Imagine that you need to take the latest source code of a project and deploy it somewhere by creating some artifacts with it. If it is a git project with a few commits, a simple
git clone ..... would do it. But if it is a project with thousands of commits, then you might be bored of your time waiting for the git clone to complete. This is often the case in CI/CD pipelines - that is where I ultimately learned this trick from :D
I recently discovered something called shallow clones in git. The idea is simple: instead of getting all the commits of a git repo, the shallow clone only gets the latest commit. The
--depth=N flag seems to enable shallow cloning in git where N is the number of latest commits to be fetched.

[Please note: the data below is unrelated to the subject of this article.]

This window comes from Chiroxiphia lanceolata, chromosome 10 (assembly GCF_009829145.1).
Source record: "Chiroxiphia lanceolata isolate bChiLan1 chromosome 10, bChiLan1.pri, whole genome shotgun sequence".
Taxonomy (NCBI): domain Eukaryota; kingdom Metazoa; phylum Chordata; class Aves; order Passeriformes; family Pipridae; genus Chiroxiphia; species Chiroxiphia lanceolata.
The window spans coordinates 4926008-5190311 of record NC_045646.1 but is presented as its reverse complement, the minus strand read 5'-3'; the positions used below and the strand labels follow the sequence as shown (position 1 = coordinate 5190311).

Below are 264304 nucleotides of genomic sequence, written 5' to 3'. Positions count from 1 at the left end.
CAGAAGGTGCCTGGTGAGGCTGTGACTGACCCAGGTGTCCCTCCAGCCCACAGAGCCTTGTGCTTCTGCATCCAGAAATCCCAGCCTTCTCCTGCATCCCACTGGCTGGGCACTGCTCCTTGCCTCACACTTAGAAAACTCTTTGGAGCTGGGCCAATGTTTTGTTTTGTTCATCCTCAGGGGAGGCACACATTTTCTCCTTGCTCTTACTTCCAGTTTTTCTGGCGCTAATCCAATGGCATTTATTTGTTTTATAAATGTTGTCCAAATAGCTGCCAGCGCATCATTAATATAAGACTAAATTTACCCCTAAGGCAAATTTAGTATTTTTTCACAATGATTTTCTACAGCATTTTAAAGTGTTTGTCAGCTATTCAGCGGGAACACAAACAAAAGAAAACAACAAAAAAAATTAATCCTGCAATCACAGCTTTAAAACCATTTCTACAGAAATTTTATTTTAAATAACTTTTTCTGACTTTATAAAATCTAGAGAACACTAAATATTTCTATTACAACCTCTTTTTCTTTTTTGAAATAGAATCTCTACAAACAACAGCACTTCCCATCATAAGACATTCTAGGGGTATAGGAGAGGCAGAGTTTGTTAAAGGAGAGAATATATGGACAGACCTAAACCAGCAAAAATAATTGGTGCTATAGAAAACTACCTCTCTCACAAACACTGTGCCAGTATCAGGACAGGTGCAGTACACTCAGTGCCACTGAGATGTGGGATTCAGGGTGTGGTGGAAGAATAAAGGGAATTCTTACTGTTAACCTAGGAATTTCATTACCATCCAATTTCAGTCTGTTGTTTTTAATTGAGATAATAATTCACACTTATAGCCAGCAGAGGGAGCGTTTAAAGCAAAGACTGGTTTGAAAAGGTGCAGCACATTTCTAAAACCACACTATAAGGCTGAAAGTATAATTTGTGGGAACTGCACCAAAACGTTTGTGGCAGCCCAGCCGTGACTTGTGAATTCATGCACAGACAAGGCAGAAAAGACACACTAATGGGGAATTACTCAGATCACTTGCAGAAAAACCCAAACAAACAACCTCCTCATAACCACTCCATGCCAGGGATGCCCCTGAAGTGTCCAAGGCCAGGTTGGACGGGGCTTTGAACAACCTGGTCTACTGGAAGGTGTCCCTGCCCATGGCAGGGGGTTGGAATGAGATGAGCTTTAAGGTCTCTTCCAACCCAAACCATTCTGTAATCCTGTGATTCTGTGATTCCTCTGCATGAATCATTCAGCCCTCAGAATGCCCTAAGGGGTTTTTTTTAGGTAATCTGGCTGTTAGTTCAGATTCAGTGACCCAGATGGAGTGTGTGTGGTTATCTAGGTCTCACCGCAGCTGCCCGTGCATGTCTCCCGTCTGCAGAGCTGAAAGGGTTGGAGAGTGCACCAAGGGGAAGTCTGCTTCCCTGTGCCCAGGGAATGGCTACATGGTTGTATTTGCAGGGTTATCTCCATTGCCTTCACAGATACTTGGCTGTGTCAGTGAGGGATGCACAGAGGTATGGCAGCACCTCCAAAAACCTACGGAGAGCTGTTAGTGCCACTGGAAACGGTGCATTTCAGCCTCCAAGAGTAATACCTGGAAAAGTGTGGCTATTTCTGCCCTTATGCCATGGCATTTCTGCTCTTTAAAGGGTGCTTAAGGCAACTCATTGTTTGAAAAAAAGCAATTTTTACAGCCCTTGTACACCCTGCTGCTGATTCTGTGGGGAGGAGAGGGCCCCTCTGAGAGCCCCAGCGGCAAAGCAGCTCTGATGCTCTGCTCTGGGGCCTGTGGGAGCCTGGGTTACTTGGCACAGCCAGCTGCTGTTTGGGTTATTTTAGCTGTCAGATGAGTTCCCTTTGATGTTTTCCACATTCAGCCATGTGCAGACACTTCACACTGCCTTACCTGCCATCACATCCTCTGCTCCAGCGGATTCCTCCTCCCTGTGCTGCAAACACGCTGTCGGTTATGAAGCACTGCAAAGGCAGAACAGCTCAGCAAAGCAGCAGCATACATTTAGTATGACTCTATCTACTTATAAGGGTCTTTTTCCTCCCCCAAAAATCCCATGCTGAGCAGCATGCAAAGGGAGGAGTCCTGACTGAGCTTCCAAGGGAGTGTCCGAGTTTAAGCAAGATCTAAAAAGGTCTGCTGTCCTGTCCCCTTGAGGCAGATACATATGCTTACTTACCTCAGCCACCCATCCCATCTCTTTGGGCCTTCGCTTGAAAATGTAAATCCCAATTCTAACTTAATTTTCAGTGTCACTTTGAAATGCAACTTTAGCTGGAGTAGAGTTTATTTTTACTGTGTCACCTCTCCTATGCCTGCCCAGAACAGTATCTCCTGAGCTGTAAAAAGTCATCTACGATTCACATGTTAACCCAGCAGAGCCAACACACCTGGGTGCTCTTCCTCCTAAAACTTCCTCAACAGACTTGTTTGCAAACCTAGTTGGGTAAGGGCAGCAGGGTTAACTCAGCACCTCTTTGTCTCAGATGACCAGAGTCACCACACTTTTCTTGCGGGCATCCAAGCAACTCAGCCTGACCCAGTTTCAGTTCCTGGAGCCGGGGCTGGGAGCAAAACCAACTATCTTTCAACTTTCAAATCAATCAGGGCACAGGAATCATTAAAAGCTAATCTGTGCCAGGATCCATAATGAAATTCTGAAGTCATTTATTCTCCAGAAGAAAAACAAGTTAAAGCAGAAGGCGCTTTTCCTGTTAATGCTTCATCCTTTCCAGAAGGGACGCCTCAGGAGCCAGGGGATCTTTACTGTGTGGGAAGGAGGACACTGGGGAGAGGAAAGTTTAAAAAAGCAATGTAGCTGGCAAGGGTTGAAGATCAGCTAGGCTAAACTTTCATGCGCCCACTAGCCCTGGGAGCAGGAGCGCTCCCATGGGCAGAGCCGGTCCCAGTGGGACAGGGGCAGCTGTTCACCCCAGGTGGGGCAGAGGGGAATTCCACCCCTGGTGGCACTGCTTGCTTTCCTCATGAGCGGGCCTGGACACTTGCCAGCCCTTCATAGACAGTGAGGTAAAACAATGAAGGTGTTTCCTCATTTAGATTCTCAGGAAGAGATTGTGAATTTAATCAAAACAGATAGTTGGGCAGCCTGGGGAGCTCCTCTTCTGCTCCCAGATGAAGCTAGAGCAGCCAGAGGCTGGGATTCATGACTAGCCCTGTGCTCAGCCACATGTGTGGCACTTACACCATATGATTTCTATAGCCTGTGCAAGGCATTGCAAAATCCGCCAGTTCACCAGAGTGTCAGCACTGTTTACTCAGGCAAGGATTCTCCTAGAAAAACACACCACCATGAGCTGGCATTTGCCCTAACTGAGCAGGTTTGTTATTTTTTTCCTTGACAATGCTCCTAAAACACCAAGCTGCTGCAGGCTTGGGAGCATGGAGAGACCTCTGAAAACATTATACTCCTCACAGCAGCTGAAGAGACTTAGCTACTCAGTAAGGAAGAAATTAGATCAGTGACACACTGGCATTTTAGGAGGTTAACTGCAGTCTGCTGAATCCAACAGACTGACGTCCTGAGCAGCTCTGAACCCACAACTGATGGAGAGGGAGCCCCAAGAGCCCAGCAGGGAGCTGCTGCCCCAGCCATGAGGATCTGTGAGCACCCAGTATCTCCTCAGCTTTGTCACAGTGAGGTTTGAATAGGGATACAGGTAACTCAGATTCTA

Here is an example for comparing how much time you can save:
I tried cloning the Redis project - https://github.com/redis/redis which had 10,009 commits while cloning.
$ time git clone firstname.lastname@example.org:redis/redis.git
So normal clone took
4 minutes and 15 seconds to complete.
Here is the same thing but with a shallow clone
$ time git clone --depth=1 email@example.com:redis/redis.git